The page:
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Chicken gene research could aid geneticists

by 5m Editor
4 March 2005, at 12:00am

UK - The news that an international consortium of research teams has plotted the entire genome of the chicken provides useful information for geneticists selecting for traits in many species. This is especially important for traits that cannot easily be measured in the live animal, such as disease resistance.

Chicken gene research could aid geneticists - UK - The news that an international consortium of research teams has plotted the entire genome of the chicken provides useful information for geneticists selecting for traits in many species. This is especially important for traits that cannot easily be measured in the live animal, such as disease resistance. JSR Genetics on ThePigSite.com

"The challenge will be finding beneficial genes, or regulatory sequences, and using them in a breeding programme in a cost-effective manner," said Dr Grant Walling, senior geneticist with international pig-breeding company, JSR Genetics.

Dr Walling explains that, from a production and welfare point of view, the genes involved with the immune system are likely to be the most significant and worthwhile. The main reason is that challenging animals with disease is not an acceptable method of selection. Taking a small DNA sample from blood and running a simple test is a far more satisfactory method for choosing animals with improved disease resistance.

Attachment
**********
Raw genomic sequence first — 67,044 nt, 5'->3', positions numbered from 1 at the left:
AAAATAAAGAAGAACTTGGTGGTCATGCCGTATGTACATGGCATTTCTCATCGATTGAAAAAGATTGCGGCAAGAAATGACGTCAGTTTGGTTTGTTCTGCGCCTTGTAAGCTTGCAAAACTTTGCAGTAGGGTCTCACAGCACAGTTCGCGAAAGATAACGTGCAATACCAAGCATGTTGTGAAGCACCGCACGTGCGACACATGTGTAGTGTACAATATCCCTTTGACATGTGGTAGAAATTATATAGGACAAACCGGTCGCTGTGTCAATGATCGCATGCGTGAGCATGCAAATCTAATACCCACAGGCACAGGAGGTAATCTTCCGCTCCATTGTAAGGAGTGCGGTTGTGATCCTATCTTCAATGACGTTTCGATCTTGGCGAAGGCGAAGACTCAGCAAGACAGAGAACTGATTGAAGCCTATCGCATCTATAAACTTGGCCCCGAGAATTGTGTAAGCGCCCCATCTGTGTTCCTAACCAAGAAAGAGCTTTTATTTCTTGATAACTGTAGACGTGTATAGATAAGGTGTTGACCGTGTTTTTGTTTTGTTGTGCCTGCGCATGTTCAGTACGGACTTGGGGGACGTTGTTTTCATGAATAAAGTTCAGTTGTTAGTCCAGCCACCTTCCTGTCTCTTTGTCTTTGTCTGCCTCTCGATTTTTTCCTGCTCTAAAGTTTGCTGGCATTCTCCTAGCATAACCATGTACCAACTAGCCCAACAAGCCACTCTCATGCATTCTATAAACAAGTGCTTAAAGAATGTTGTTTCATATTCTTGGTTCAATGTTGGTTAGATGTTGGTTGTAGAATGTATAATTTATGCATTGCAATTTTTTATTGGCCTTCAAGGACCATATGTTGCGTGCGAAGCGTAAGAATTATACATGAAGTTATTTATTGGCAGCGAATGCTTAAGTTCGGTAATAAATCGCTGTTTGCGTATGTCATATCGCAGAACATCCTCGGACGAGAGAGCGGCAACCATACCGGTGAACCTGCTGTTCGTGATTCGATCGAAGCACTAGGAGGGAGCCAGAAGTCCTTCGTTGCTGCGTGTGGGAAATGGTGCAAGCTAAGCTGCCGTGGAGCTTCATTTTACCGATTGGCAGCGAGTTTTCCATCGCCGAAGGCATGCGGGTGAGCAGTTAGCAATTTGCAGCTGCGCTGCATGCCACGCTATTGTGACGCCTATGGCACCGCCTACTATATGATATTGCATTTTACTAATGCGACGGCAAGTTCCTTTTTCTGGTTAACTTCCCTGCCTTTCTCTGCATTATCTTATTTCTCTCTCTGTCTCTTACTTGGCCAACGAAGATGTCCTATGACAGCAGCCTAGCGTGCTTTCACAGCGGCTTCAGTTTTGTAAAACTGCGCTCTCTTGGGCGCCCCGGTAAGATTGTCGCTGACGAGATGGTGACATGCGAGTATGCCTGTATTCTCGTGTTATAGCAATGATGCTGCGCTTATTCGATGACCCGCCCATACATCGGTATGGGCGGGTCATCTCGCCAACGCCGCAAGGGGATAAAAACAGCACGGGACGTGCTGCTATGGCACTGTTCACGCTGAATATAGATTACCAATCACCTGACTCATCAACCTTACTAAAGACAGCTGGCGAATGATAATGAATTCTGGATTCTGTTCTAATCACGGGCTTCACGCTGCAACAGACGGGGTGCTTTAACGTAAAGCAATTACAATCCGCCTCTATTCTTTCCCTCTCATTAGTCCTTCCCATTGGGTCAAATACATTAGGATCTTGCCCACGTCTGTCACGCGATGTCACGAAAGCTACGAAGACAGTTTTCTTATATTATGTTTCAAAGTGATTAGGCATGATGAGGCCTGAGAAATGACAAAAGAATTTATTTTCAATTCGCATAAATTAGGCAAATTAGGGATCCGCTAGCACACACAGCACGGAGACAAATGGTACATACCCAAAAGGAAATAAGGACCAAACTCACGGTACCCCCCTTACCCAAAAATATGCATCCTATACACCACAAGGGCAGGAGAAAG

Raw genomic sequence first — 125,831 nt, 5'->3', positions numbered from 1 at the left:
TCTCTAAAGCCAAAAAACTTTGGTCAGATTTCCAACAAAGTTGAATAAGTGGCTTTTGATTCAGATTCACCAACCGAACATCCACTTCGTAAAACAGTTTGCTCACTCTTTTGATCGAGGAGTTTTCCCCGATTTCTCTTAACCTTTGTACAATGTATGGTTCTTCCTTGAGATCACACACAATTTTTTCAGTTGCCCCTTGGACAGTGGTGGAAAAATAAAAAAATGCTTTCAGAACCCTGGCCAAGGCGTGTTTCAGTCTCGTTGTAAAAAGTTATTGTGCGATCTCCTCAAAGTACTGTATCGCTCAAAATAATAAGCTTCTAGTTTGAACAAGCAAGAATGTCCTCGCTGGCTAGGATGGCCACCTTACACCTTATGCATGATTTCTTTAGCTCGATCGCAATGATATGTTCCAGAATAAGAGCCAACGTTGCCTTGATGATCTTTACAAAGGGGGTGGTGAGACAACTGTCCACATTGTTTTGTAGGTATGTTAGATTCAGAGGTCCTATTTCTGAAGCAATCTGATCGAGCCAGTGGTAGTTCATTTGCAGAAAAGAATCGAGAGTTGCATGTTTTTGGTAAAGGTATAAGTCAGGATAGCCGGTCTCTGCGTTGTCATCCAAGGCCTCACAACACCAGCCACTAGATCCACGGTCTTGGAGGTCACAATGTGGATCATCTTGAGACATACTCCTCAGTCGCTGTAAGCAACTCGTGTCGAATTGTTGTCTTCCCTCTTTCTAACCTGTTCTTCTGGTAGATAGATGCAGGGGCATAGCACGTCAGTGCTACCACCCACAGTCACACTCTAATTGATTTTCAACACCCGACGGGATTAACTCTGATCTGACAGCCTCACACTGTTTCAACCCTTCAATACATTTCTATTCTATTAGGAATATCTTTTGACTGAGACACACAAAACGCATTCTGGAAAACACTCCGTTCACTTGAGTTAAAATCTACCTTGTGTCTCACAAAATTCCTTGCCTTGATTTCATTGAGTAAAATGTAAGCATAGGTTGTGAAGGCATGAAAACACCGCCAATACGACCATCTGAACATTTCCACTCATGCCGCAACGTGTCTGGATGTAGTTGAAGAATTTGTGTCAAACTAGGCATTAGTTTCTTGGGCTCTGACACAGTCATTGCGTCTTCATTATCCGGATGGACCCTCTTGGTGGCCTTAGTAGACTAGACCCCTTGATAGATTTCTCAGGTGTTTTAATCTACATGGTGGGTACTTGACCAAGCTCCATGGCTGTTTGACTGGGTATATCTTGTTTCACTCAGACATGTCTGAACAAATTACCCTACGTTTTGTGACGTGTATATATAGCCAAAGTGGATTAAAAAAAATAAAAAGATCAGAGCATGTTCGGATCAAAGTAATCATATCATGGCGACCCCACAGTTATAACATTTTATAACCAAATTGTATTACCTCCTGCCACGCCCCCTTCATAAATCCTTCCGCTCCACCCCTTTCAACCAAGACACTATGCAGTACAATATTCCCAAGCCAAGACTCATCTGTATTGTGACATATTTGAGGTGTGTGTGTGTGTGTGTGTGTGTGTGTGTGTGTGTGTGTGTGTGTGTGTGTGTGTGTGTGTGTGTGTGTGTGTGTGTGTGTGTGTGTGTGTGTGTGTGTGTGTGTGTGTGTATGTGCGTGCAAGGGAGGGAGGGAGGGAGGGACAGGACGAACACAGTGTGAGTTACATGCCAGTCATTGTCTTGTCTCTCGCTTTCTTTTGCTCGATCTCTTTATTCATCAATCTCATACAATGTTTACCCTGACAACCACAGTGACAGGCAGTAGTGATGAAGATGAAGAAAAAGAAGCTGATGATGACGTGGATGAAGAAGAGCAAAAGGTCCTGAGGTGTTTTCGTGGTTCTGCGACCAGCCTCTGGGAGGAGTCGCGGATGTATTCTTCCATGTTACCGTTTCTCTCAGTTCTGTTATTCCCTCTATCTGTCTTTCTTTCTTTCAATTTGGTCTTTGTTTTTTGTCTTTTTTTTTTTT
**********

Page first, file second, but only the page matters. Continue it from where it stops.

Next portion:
"Identifying genes is relatively simple, but the various controlling sequences affecting the expression of each gene are the key to understanding regulation of the whole mechanism," he said.

"Considerable funds were aimed at sequencing the genome. It will be interesting to see whether similar sums will be invested in the utilisation of the information. Without doing this it is like teaching a child to recite the alphabet but without going on to instruct on the formation of words."

From an evolutionary stance, chickens are positioned between humans and fish and therefore provide an important information bridge. Sixty per cent of the chicken's protein coding genes have mammalian counterparts and several immune-related genes were previously thought to occur only in mammals.

"Some genes are interesting through their absence. For instance, the chicken lacks certain genes associated with enamel and casein milk proteins, which explains differences between them and mammals. Lack of teeth and milk-producing capabilities are examples."

"Other potential areas for genomic improvement in pigs are boar taint and meat-eating quality as neither can be measured on the live animal. However, very limited advances towards these goals can be gained from the chicken genome," pointed out Dr Walling.

Source: JSR Genetics - 4th March 2005

5m Editor